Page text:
Proper cash flow management

A vital life saver to SMEs this time of year

Entrepreneurial airline, Velvet Sky’s recent cash flow issues, resulting in supplier BP calling for the company to be liquidated, are a stark reminder for South African entrepreneurs of the potential damage that an ineffective cash flow system can cause to their businesses.

The airline, which has operated for almost a year, recently suspended its operations indefinitely after several of its flights were cancelled when it failed to pay its service providers, including BP and SAA Technical.

According to Nimo Naidoo, project manager of the Sanlam / Business Partners Entrepreneur of the Year® competition, one of the biggest challenges entrepreneurs face is funding and cash flow, and the mismanagement of these vital elements is responsible for causing over 70% of businesses to failing within their first year.

Naidoo says this time of year is especially sensitive for many businesses. “As many South African businesses had to pay provisional tax by the end of February, it is very likely that entrepreneurs are currently experiencing financial difficulty. Many business owners are not aware of the tax contributions they need to make at the end of the financial year and thus do not budget for this expense. This unfortunately often leads to liquidation and businesses sinking.”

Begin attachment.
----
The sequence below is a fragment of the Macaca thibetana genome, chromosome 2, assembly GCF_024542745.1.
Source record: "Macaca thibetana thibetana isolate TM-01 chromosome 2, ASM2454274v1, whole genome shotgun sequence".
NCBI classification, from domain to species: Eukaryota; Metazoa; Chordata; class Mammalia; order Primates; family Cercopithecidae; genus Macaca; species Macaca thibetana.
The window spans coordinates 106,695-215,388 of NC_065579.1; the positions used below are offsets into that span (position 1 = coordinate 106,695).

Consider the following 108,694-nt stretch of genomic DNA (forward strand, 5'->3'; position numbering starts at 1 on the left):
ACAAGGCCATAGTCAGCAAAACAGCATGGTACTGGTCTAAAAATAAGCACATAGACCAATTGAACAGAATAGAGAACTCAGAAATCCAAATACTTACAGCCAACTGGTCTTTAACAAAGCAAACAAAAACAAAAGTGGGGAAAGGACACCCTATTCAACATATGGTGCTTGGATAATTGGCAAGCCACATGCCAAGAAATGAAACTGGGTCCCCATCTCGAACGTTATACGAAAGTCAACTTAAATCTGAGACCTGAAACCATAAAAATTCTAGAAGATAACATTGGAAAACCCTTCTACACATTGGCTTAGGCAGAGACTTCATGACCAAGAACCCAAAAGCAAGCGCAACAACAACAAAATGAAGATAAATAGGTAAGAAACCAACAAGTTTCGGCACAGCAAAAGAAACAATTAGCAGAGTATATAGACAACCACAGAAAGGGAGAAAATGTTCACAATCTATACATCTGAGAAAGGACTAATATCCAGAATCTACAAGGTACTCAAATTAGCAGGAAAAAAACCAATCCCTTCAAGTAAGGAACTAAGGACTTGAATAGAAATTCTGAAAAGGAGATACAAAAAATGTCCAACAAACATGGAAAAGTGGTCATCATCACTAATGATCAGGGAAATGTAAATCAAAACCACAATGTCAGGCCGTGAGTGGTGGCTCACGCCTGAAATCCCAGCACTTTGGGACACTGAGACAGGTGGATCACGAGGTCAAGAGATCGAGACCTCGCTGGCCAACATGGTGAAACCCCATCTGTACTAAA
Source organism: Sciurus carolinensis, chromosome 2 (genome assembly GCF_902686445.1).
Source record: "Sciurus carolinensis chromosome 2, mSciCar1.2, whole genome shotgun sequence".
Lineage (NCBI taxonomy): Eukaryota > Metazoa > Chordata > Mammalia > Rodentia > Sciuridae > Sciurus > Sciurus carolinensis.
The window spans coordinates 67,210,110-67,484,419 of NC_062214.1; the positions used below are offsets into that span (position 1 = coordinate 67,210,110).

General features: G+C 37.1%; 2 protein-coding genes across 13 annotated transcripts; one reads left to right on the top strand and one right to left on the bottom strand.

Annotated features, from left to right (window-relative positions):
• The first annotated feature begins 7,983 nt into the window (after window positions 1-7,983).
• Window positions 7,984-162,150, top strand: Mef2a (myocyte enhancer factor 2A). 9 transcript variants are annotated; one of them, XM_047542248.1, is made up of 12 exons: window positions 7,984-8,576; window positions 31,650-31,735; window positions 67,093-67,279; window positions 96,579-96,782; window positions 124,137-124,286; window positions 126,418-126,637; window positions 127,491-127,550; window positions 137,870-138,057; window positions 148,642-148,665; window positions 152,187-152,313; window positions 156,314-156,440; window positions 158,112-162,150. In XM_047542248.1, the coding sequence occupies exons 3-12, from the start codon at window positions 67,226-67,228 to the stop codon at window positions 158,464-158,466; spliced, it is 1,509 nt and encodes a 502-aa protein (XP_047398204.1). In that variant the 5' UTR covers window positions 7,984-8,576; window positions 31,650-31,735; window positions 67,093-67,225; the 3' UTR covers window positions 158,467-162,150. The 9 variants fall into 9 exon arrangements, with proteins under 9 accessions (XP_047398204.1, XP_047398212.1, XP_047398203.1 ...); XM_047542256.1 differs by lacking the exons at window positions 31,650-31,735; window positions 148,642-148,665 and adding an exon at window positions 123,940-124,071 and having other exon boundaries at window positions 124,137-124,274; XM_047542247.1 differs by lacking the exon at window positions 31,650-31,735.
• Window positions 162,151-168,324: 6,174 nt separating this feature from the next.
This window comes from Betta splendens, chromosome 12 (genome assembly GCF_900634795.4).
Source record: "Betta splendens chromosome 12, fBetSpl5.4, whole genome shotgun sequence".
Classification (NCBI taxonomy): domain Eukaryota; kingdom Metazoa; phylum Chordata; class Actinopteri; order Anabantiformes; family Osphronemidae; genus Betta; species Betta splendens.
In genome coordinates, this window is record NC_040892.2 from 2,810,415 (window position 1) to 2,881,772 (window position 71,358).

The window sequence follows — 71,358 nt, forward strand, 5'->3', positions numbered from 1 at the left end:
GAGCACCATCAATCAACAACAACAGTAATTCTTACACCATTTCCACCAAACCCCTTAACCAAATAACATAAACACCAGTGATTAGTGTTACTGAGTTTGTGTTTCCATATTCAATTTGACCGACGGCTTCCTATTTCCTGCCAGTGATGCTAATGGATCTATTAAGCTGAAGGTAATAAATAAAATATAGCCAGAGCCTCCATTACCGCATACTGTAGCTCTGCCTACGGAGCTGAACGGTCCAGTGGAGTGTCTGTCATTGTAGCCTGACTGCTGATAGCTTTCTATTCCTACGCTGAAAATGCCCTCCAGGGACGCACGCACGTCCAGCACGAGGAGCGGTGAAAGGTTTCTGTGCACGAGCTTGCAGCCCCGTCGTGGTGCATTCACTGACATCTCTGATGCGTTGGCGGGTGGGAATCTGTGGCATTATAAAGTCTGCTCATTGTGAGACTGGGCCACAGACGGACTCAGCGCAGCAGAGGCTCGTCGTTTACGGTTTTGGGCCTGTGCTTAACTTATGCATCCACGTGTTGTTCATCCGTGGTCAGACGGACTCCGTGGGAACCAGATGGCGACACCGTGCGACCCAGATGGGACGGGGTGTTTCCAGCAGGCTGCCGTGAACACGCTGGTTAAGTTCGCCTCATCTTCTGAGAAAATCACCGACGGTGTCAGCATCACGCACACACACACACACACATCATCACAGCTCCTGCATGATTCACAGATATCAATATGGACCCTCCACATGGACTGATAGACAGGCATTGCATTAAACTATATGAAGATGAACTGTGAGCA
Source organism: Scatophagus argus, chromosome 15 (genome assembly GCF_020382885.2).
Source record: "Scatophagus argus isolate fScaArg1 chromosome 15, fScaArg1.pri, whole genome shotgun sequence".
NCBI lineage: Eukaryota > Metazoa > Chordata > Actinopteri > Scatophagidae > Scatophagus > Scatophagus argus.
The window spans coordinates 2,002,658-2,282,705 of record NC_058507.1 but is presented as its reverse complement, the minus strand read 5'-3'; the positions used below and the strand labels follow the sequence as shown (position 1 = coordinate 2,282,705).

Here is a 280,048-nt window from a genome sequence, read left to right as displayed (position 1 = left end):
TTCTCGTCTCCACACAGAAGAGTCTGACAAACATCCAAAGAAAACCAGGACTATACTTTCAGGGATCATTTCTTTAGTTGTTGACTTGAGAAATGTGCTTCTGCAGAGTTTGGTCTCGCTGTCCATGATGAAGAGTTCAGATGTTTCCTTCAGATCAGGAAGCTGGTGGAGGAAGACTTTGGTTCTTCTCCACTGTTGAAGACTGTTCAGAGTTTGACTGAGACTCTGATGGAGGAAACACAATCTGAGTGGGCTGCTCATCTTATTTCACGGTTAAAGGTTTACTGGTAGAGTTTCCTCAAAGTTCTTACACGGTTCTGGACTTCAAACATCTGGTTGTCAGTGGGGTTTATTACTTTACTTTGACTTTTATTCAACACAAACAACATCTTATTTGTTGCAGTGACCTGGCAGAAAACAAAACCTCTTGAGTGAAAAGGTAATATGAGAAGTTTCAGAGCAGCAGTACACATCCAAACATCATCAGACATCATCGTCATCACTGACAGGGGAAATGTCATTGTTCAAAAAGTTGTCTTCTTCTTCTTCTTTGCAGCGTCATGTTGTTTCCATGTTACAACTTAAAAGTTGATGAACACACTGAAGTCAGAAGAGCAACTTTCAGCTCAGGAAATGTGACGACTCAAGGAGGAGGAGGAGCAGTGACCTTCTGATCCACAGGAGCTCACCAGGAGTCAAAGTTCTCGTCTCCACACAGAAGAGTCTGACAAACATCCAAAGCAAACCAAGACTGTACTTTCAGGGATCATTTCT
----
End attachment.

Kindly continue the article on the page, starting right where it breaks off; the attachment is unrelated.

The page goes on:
She further stresses the importance of cash flow and describes it as the financial essence of any business. “If a company’s cash flow is insufficient, the company will be unable to meet its future financial obligations and may be forced to close down. Most respected analysts regard cash flow as one of the best indicators of financial stability, while researchers have consistently found the cash flow to total debt ratio to be the most reliable indicator of financial distress.”

Naidoo explains that correctly controlling your cash flow requires basic planning and management. “Begin, by creating a cash flow plan that outlines all your cash flow expectations. Next, simply analyse and review your expenditure habits. Once this is complete, set flexible cash flow targets for your business that meet the needs of your own business and strive to achieve these goals month to month.

“In the current turbulent and uncertain global market, it is imperative that businesses make financial stability their number one priority and safeguard their future by ensuring that their cash flow needs are adequately met,” says Naidoo.